Nothing says "I'm clueless but I'm willing to have fun learning" like a plastic, pint-sized, red and yellow watering can.
It was among the tools I brought with me last week to plant in a 4-by-8-foot spot of land inside the new .
To help chronicle the inaugural year of the garden, which is the , Rochester Patch has leased one of the 42 plots carefully laid out inside .
We thought we would plant a few vegetables, watch them grow and then find a local food bank that might be able to use them.
Easy enough. Right?
Tell that to our 5-inch-tall watering can.
Let's be honest
I do have talents — I like to think I can write, for example — but I've never been applauded for having green thumbs.
I am by no means an expert when it comes to seedlings, soil or sowing, so I whom I hoped would guide me in what to plant, when and how.
That's how I came to meet Liz Malburg and her family. I'll give them the credit they deserve: they brought the Patch garden to life.
I visited Liz and her crew of mostly family members at the . Her Sharkar Farm is based in China, Michigan, about 35 miles east of Rochester. They are a permanent fixture at the Saturday farmer's market in our town. Most of their plants are $2.50 and include instructions for growing.
I told Liz what I was doing. She measured one of the tables inside her tent and found it to be the size of our plot. From there, we went shopping.
Choose a mixture of plants — some that grow up and others that stay close to the ground, Liz advised. Stay away from the ones that spread (pumpkins, for example), and even though corn seems like it would be fun to grow, you would need a lot of corn to supply a food bank with any substantial feast, she said.
Liz recommended tomatoes (an "Early Girl" and a cherry variety), peppers (we chose red), zucchini, romaine lettuce and bush beans. I also took a chance on leeks, which in these early stages look like grass; Liz, along with her younger sister, Jessica, told me how to space and divide them for best results.
In the end I bought seven plants and spent $17.50. Liz correctly assumed the garden would be planted in full sun and so she gave me this parting advice: You can't water them too much.
Which brings us to planting day
With my plants and a few shovels—and along with my children, who are always up for an adventure involving dirt—I ventured out Thursday night to plant. When we arrived, we found about half the plots were already full of life. I noticed marigolds, tomatoes, peppers and herbs, mostly.
We were alone in the quiet garden. We found plot No. 30 (from here on out known as the "Patch" plot) and kneeled down to dig and plant.
It wasn't too hard. But then again, it was just dirt and plants, right?
Not exactly ...
"The key to a successful garden is in preparing the soil."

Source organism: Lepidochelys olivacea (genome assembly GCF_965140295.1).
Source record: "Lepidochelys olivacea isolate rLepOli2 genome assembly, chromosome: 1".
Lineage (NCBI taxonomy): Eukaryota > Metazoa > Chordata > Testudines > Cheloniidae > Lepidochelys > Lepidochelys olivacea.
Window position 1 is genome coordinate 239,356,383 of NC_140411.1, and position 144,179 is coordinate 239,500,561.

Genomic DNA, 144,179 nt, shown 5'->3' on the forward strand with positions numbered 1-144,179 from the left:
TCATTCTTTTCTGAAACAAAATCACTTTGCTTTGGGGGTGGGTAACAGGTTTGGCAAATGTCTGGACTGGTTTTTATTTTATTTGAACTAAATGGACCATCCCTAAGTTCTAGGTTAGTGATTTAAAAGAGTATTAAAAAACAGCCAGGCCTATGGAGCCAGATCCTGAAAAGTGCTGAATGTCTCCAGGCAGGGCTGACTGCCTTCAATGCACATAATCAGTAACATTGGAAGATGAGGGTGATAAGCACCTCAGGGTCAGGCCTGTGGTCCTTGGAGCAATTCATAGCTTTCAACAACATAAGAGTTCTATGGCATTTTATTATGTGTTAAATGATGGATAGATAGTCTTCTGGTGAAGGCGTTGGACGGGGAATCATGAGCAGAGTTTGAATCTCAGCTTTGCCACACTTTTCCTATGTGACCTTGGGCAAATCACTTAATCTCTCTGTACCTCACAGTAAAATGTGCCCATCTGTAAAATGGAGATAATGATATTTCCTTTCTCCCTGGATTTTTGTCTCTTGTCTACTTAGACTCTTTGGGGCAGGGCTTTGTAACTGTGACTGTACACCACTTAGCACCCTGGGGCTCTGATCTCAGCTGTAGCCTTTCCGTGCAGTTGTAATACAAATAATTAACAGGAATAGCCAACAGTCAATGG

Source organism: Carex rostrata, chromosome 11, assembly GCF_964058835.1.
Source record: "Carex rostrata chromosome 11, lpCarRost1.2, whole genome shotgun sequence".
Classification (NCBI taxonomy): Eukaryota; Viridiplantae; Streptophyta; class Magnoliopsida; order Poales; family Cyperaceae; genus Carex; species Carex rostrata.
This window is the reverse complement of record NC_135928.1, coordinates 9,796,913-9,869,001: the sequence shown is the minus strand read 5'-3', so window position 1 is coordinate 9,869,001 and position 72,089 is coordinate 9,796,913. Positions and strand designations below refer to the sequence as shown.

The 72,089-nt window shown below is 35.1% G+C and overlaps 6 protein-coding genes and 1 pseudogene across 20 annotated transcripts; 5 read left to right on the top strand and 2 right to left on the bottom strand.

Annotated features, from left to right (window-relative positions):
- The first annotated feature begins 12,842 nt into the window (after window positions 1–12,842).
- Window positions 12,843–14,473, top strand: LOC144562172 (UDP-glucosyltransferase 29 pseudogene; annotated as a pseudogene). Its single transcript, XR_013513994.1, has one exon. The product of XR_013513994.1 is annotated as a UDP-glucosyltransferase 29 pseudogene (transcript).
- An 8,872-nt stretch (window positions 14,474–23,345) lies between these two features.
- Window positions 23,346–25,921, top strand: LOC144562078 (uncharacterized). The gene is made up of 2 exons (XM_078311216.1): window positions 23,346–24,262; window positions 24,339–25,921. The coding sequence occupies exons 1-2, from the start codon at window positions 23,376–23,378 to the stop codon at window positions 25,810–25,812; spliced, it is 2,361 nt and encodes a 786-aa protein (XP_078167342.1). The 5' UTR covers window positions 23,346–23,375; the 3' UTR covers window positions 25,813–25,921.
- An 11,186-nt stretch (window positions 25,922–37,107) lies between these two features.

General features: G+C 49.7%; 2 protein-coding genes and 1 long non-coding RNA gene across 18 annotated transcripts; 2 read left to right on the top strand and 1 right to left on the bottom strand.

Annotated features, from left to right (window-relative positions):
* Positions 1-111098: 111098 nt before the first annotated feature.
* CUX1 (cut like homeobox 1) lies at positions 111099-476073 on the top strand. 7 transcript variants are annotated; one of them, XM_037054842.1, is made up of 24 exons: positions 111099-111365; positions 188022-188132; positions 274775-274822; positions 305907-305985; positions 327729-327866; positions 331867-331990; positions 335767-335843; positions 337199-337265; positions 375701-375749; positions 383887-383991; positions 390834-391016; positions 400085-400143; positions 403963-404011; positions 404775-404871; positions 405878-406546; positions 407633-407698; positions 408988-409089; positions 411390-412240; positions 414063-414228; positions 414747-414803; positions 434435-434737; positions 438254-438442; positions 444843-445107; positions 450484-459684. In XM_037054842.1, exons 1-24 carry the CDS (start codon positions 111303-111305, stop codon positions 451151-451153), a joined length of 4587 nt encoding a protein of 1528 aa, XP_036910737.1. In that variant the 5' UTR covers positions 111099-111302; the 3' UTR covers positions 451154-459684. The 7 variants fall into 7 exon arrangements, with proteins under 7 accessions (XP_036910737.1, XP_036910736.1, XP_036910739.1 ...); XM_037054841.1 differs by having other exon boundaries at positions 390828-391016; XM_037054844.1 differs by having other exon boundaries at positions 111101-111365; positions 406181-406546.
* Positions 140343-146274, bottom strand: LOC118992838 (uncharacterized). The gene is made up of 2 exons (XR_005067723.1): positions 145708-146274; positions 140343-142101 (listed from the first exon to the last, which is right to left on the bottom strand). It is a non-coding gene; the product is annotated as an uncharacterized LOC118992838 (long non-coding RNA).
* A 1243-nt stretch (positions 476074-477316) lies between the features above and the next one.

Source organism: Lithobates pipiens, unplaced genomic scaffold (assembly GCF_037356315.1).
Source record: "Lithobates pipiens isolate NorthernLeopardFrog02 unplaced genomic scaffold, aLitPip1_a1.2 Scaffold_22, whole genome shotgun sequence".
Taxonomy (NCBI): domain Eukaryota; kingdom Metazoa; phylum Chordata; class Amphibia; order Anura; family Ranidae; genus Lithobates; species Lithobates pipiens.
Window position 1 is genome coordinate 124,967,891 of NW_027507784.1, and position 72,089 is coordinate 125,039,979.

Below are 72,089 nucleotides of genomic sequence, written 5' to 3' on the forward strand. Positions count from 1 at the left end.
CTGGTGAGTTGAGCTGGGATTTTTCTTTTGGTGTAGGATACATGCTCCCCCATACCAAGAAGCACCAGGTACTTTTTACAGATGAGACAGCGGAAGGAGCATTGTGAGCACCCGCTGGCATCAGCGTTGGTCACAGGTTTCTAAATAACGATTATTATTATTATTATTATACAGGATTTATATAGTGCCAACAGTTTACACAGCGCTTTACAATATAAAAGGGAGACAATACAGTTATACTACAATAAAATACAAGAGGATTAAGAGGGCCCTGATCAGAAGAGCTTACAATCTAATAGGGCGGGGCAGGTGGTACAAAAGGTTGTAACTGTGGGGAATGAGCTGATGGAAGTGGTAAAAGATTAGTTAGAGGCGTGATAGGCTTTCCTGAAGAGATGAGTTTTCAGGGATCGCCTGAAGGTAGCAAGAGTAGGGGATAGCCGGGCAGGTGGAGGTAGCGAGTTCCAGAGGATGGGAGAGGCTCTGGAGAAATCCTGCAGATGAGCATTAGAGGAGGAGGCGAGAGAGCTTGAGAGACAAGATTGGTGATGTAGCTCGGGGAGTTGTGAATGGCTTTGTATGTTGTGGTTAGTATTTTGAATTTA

As we were finishing up our own planting, we overheard these instructions, voiced by some gardeners who had just arrived to work on their own plot. We watched them rake their plot until it was level. And then we watched them add compost and rake some more.
We were mesmerized—and a little embarrassed.
I looked at our own plot, nearly complete. Was I seeing things or was there a steep slope from one side to the other? I touched the soil: It was hard and ungroomed.
Our companions could feel my frustration and, perhaps, my unpreparedness.
They introduced themselves and offered their advice.
And then they lent me their watering can.
Gardening lessons learned
On-site at the community garden is a giant, refillable water tank. The watering can I brought along with us held about a cup of water. (Incidentally, it was not unlike one that you would use in a bathtub to rinse the shampoo from a child's hair. And yes, that's where I found it.)
With a can that size, we would have needed about 60 trips back and forth from the tank to our garden. With the one our garden plot neighbors lent to us, we had the garden watered in two long pours.
A garden view
I returned to the garden on Friday morning. The sky was all sun and the breeze carried a momentary chill. My plants were still there, still green.
Here's what I noticed as I took in the scene.
Just like the community for which it was built, the garden represents a blending of choices, backgrounds and experiences. There's something a little bit magical about rows of plants, all handpicked by different people with different levels of gardening expertise and different reasons for wanting to plant there.
There can be beauty in the lack of order and design, after all.
I can't wait to grow, learn and share.
The city of Rochester will hold a dedication ceremony for the Rochester Community Garden at 12:30 p.m. Thursday. The gardeners—and anyone in the public—are invited to attend.